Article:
Here are the latest additions:

TCL 4K Roku TV: I forget which exact model/size, but this is all-in-one screen is my jam these days

Bombas Men’s Sunday Slipper: These have already changed my life

‘This is Fine’ Dog Vinyl Figure: For quick reference during these troubled times

Apple Leather Wallet with MagSafe: Love this thing, and love the minimizing that it forces

Echo Buttons: I slam one of these at night to turn off all of our bedroom lights, clearly impressing my wife each and every time (sadly I think they’ve been discontinued)

Analogue Pocket: A dream device

Some Random Cheap Ring Light: Works better than I expected, and keeps me from looking like I’m Zooming in from the underworld

Melatonin: Seems to help with the pandemic of it all

Logitech C920x HD Pro Webcam: My lifeline to the world

Knockoff ‘Purple’ Seat Cushion: Works decently for these old bones

Birkenstock Arizona EVA Sandals: These have generally replaced my beloved Crocs, which makes me…cooler?

Pure Enrichment MistAire Ultrasonic Cool Mist Humidifier: If the humidifier won’t bring in the ladies…

Honest Amish Classic Beard Oil: …then the beard oil will!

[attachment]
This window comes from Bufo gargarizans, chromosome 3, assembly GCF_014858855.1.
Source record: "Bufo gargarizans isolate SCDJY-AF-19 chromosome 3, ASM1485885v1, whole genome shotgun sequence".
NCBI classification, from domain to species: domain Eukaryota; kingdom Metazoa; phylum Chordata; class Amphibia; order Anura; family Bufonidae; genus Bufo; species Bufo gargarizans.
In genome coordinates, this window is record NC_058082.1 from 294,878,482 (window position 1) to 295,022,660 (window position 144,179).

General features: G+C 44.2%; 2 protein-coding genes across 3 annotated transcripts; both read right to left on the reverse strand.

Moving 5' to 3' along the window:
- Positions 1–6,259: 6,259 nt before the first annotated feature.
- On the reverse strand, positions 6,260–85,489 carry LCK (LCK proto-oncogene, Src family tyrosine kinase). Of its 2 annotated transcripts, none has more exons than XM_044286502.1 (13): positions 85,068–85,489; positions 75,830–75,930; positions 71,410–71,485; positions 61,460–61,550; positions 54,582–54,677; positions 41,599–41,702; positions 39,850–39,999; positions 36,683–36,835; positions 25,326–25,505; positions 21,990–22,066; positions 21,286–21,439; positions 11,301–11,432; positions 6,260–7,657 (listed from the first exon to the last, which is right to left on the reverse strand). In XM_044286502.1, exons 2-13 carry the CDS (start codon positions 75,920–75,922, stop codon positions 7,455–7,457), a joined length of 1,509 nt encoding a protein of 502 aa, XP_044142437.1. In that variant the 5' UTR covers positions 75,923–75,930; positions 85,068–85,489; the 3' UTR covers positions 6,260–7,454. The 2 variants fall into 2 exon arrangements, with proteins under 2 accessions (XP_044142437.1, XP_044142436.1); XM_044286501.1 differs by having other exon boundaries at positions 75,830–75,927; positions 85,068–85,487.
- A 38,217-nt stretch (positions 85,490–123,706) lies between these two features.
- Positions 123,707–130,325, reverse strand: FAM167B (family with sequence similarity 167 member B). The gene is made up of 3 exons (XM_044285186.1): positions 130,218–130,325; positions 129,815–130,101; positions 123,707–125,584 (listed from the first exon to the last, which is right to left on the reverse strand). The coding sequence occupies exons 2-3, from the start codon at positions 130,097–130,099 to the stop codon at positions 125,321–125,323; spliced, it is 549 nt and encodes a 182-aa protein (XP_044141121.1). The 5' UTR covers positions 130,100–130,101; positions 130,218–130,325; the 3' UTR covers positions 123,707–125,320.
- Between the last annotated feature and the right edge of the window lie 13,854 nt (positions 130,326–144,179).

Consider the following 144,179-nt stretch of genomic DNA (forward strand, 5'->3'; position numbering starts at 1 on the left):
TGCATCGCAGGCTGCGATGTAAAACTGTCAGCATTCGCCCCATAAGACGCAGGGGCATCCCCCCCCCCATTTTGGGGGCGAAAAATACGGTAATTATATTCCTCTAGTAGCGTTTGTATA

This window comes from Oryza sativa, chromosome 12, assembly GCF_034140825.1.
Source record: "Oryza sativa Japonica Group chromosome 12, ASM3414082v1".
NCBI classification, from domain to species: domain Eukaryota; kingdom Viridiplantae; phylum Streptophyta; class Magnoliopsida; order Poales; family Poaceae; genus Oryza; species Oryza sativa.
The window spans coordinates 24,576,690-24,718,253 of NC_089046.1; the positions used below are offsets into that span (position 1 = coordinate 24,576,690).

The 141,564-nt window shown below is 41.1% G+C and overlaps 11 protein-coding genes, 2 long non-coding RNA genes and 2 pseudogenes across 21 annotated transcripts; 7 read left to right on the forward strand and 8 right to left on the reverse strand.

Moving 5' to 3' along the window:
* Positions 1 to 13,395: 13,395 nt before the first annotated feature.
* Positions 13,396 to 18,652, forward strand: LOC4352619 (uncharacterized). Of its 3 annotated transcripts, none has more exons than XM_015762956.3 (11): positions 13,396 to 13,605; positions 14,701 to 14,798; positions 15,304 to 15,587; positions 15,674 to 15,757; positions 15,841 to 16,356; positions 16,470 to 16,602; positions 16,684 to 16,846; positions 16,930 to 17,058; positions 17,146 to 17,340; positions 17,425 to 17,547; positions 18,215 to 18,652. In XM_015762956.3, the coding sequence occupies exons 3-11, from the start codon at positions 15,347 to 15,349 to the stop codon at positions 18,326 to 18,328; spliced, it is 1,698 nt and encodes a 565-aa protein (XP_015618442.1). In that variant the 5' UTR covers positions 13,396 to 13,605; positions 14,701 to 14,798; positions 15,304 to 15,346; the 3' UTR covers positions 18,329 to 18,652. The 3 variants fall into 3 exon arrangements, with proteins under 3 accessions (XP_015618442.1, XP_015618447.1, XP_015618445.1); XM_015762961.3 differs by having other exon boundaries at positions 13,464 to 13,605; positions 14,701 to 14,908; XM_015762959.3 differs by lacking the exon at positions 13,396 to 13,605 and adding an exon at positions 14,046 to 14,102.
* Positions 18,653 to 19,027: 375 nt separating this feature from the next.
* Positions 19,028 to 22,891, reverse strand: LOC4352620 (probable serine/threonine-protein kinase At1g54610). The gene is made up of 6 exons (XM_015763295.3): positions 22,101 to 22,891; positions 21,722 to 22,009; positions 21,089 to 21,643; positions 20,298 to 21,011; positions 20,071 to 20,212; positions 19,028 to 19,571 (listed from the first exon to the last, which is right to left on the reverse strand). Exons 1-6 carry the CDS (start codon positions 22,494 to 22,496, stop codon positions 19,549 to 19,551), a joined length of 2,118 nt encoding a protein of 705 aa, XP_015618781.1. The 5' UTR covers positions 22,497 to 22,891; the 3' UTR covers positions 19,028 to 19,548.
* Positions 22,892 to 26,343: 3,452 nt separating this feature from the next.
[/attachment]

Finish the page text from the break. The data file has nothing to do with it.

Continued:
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The Elephant in The Pews

My wife and I (through our new church) have been taking a weekly Zoom class called “Be The Bridge,” which is an open forum for listening and sharing about the devastating effects of institutional racism, and how to be better equipped to have hard conversations about the topic with others.

It’s run by some great people, and aside from not having many personal anecdotes to share (as a white guy), overall it’s been pretty valuable, and the stories have been heartbreaking and powerful.

The problem, however, is with one of the core rules of the class: no politics allowed.

In a different era, this would have been completely reasonable, as politics should absolutely not have a place in the church. In 2021 though? It means that outreach attempts remain impotent as we dance around the gigantic elephant in the room:

Over the past several decades (with a massive acceleration over the past five years), the American evangelical church has tightly fused with the modern Republican party.

What effect does this have? It means that attempts to have good-faith conversations about any number of issues (institutional racism in this case) are met with closed ears and a dismissive “let’s not bring politics into it” stock answer. In other words, the message of the class sounds like foolishness for those unwilling to hear.

Am I saying that the church should try to convert people into Democrats? Of course not. Am I saying that the church should call out what modern Republicanism has become, by name, as racist, xenophobic and jingoistic? 100%.

Will membership go down? Almost certainly. Will this hurt financially as tithes stop coming in? Yeah, probably a great deal. But aside from being the right thing to do, it may (over time) even win back some of the younger people that have walked away, alienated by the church’s tacit embrace of Trumpism in recent years. Taking a strong moral stand is never easy, but it always pays off in the end.